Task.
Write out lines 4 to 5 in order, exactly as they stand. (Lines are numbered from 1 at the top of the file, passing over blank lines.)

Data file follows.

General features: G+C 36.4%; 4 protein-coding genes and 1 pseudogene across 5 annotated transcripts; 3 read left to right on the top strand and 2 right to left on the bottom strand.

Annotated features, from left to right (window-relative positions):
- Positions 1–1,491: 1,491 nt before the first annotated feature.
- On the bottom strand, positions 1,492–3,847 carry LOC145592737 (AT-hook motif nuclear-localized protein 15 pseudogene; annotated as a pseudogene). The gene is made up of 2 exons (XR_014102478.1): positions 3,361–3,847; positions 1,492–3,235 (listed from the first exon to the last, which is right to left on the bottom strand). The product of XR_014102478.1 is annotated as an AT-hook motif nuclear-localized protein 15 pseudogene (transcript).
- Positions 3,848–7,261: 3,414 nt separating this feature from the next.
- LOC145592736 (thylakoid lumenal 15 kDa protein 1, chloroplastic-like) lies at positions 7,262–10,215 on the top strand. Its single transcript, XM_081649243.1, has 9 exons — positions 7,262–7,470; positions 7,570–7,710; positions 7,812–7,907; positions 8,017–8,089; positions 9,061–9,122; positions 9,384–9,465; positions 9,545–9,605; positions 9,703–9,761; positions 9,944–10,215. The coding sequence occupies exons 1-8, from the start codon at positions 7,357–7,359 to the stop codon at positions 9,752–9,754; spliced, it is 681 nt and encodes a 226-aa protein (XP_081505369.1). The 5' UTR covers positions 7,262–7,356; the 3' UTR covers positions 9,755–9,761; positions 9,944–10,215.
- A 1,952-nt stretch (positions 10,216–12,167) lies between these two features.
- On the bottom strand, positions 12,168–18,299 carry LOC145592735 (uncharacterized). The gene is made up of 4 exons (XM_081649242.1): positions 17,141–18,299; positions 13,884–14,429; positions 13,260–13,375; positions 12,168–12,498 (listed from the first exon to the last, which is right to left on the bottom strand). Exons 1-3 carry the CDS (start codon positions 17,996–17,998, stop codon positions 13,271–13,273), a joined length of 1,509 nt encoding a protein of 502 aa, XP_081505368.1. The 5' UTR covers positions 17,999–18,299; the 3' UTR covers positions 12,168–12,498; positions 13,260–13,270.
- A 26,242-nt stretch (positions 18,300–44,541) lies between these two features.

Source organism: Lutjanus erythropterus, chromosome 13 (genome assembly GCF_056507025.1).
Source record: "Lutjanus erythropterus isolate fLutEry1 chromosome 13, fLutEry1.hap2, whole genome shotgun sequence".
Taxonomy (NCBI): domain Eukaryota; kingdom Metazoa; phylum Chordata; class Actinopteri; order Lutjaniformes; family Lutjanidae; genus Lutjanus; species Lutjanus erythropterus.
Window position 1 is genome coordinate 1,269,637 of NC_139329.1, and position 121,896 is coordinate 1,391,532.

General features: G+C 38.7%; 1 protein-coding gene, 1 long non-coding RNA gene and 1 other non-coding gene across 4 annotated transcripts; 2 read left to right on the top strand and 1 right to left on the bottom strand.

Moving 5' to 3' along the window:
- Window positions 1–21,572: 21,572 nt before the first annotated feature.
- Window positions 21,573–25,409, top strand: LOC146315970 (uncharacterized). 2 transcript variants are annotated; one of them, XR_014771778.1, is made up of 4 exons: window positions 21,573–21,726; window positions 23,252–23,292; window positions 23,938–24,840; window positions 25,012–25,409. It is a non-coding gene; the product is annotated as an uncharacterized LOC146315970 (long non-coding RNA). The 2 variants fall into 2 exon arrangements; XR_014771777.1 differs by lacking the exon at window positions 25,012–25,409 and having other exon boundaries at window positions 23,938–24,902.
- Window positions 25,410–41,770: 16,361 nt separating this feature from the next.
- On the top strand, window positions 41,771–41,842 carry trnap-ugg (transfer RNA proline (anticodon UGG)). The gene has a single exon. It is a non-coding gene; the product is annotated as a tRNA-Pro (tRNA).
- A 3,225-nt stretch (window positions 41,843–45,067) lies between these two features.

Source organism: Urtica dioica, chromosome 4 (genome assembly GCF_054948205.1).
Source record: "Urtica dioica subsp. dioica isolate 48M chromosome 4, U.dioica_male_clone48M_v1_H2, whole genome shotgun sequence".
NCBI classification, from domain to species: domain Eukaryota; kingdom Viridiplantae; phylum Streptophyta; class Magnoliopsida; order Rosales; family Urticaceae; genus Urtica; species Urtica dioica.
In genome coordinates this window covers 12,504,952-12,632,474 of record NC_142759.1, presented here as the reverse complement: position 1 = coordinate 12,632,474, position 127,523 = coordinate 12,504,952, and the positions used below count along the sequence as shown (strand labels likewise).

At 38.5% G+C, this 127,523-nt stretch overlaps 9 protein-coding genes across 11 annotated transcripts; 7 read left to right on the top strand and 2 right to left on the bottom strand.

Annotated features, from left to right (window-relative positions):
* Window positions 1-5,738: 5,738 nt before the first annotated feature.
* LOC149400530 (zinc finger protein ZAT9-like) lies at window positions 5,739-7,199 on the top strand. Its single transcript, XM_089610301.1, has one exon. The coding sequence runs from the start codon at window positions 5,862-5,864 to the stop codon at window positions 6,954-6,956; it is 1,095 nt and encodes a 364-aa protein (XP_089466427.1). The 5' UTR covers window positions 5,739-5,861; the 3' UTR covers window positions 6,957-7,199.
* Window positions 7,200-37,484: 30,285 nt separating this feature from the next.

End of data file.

- On the bottom strand, positions 1,492–3,847 carry LOC145592737 (AT-hook motif nuclear-localized protein 15 pseudogene; annotated as a pseudogene). The gene is made up of 2 exons (XR_014102478.1): positions 3,361–3,847; positions 1,492–3,235 (listed from the first exon to the last, which is right to left on the bottom strand). The product of XR_014102478.1 is annotated as an AT-hook motif nuclear-localized protein 15 pseudogene (transcript).
- Positions 3,848–7,261: 3,414 nt separating this feature from the next.